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This article is part of the supplement: Abstracts from the Twenty Third Annual Computational Neuroscience Meeting: CNS*2014

Open Access Poster presentation

Studying the effects of thalamic interneurons in a thalamocortical neural mass model

Thomas Bond1*, Simon Durrant2, Louise O’Hare2, Daniel Turner1 and Basabdatta Sen-Bhattacharya1

  • * Corresponding author: Thomas Bond

Author Affiliations

1 School of Engineering, University of Lincoln, Lincoln, Lincolnshire LN6 7TS, UK

2 School of Psychology, University of Lincoln, Lincoln, Lincolnshire LN6 7TS, UK

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BMC Neuroscience 2014, 15(Suppl 1):P219  doi:10.1186/1471-2202-15-S1-P219

The electronic version of this article is the complete one and can be found online at: http://www.biomedcentral.com/1471-2202/15/S1/P219


Published:21 July 2014

© 2014 Bond et al; licensee BioMed Central Ltd.

This is an Open Access article distributed under the terms of the Creative Commons Attribution License (http://creativecommons.org/licenses/by/4.0), which permits unrestricted use, distribution, and reproduction in any medium, provided the original work is properly cited. The Creative Commons Public Domain Dedication waiver (http://creativecommons.org/publicdomain/zero/1.0/) applies to the data made available in this article, unless otherwise stated.

Poster presentation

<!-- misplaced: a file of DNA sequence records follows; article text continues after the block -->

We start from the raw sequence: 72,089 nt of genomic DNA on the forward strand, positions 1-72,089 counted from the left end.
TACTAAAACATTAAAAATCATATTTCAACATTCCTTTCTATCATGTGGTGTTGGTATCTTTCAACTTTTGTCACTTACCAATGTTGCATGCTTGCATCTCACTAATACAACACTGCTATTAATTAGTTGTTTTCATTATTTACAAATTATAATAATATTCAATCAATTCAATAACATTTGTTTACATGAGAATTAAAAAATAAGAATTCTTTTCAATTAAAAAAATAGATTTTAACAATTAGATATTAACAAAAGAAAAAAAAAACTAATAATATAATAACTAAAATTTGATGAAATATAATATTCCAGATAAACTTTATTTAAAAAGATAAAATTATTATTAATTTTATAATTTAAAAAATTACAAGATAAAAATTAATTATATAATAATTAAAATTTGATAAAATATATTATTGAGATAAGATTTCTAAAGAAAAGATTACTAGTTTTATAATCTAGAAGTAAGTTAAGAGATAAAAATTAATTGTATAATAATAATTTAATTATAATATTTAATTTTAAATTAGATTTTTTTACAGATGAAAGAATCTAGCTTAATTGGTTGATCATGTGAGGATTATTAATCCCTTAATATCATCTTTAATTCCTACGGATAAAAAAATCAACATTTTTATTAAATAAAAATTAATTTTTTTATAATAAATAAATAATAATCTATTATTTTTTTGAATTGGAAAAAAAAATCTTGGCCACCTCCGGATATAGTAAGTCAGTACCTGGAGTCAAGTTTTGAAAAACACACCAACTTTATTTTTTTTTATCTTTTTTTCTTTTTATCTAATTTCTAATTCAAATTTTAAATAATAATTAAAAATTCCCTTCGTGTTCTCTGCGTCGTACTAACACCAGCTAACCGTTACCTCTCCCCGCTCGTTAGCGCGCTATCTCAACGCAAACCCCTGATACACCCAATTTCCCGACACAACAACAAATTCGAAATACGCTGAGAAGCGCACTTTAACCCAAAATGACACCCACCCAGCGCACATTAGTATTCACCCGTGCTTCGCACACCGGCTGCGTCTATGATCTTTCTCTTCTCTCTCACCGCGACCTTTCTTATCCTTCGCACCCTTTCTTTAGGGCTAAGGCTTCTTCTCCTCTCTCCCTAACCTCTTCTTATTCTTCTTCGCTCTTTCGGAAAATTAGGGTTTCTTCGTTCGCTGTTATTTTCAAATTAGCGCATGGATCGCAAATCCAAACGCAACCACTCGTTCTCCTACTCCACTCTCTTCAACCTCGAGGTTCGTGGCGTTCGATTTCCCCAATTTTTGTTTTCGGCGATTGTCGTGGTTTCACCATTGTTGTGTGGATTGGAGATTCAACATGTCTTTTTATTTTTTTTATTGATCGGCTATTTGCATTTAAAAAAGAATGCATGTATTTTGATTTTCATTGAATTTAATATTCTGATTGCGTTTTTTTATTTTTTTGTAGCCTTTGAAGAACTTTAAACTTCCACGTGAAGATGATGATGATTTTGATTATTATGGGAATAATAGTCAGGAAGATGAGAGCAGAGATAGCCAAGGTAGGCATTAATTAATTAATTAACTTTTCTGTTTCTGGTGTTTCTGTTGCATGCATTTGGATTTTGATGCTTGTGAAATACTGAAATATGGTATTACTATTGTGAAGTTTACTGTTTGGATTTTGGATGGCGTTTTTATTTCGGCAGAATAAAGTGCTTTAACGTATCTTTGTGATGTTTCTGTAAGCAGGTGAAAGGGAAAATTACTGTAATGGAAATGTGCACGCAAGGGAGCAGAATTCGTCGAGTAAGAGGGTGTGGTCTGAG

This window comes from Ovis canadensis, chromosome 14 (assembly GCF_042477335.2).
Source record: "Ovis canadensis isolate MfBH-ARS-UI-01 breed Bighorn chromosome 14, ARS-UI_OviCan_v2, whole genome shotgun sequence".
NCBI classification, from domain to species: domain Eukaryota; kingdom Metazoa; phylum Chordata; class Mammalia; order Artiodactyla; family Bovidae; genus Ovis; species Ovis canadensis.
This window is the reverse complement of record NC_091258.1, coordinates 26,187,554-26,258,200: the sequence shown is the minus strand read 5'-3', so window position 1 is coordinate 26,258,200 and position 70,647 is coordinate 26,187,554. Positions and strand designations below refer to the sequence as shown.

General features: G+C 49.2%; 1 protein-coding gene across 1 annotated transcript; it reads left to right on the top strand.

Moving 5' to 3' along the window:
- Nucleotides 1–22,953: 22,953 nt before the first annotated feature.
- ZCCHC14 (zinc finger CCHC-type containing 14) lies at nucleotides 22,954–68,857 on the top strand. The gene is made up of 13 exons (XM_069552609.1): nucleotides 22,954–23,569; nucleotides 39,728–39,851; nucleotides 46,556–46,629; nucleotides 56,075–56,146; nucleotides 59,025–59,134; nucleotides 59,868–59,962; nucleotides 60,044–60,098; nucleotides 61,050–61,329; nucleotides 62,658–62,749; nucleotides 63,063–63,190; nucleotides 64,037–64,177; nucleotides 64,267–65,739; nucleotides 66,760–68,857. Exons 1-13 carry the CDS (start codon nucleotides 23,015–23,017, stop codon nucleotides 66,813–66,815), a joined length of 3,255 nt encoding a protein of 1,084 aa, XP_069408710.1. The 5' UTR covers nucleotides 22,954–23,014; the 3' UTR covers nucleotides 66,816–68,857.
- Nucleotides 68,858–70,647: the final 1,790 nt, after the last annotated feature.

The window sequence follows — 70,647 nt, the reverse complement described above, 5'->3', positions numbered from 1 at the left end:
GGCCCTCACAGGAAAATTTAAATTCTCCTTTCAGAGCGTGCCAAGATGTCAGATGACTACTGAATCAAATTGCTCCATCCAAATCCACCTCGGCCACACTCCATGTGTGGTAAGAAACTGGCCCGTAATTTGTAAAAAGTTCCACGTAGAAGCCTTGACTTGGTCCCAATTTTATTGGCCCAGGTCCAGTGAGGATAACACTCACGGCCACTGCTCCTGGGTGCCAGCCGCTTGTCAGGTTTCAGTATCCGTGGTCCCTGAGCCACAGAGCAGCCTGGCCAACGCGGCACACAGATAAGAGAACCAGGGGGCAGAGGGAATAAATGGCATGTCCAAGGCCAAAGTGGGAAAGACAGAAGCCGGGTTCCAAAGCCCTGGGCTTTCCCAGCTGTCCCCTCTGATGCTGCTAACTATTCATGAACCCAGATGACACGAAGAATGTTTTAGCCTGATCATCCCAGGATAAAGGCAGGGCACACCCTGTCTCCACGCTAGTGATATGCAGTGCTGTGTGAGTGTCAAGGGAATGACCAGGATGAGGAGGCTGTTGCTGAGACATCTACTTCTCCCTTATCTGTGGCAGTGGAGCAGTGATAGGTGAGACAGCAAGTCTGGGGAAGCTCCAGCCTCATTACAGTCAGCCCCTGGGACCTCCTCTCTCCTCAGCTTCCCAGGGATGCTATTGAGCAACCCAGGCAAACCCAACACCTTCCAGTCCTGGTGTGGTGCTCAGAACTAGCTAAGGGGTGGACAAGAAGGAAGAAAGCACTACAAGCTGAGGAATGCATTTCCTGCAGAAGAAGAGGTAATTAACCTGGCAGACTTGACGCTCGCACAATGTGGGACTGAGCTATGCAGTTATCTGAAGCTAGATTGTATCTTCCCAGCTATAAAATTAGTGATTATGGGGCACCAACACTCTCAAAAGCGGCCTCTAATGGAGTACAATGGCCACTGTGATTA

Neural mass models of the thalamocortical circuitry are often used to mimic brain activity during sleep and wakefulness as observed in scalp electroencephalogram (EEG) signals [1]. It is understood that alpha rhythms (8-13 Hz) dominate the EEG power-spectra in the resting-state [2] as well as the period immediately before sleep [3]. Literature review shows that the thalamic interneurons (IN) are often ignored in thalamocortical population models; the emphasis is on the connections between the thalamo cortical relay (TCR) and the thalamic reticular nucleus (TRN). In this work, we look into the effects of the IN cell population on the behaviour of an existing thalamocortical model containing the TCR and TRN cell populations [4]. A schematic of the extended model used in this work is shown in Fig.1. The model equations are solved in Matlab using the Runge-Kutta method of the 4th/5th order. The model shows high sensitivity to the forward and reverse rates of reactions during synaptic transmission as well as on the membrane conductance of the cell populations. The input to the model is a white noise signal simulating conditions of resting state with eyes closed, a condition well known to be associated with dominant alpha band oscillations in EEG e.g. [5]. Thus, the model parameters are calibrated to obtain a set of basal parameter values when the model oscillates with a dominant frequency within the alpha band. The time series plots and the power spectra of the model output are compared with those when the IN cell population is disconnected from the circuit (by setting the inhibitory connectivity parameter from the IN to the TCR to zero). We observe (Fig. 2 inset) a significant difference in time series output of the TRN cell population with and without the IN cell population in the model; this in spite of the IN having no direct connectivity to and from the TRN cell population (Fig. 1). A comparison of the power spectra behaviour of the model output within the delta (1-3.5Hz), theta (3.75-7.5Hz), alpha (7.75-13.5Hz) and beta (13.75-30.5Hz) bands is shown in Fig. 2. Disconnecting the IN cell population shows a significant drop in the alpha band power and the dominant frequency of oscillation now lies within the theta band. An overall ‘slowing’ (left-side shift) of the power spectra is observed with an increase within the delta and theta bands and a decrease in the alpha and beta bands. Such a slowing of EEG is a signature of slow wave sleep in healthy individuals, and this suggests that the IN cell population may be centrally involved in the phase transition to slow wave sleep [6]. It is also characteristic of the waking EEG in Alzheimer’s disease, and may help us to understand the role of the IN cell population in modulating TCR and TRN cell behaviour in pathological brain conditions.

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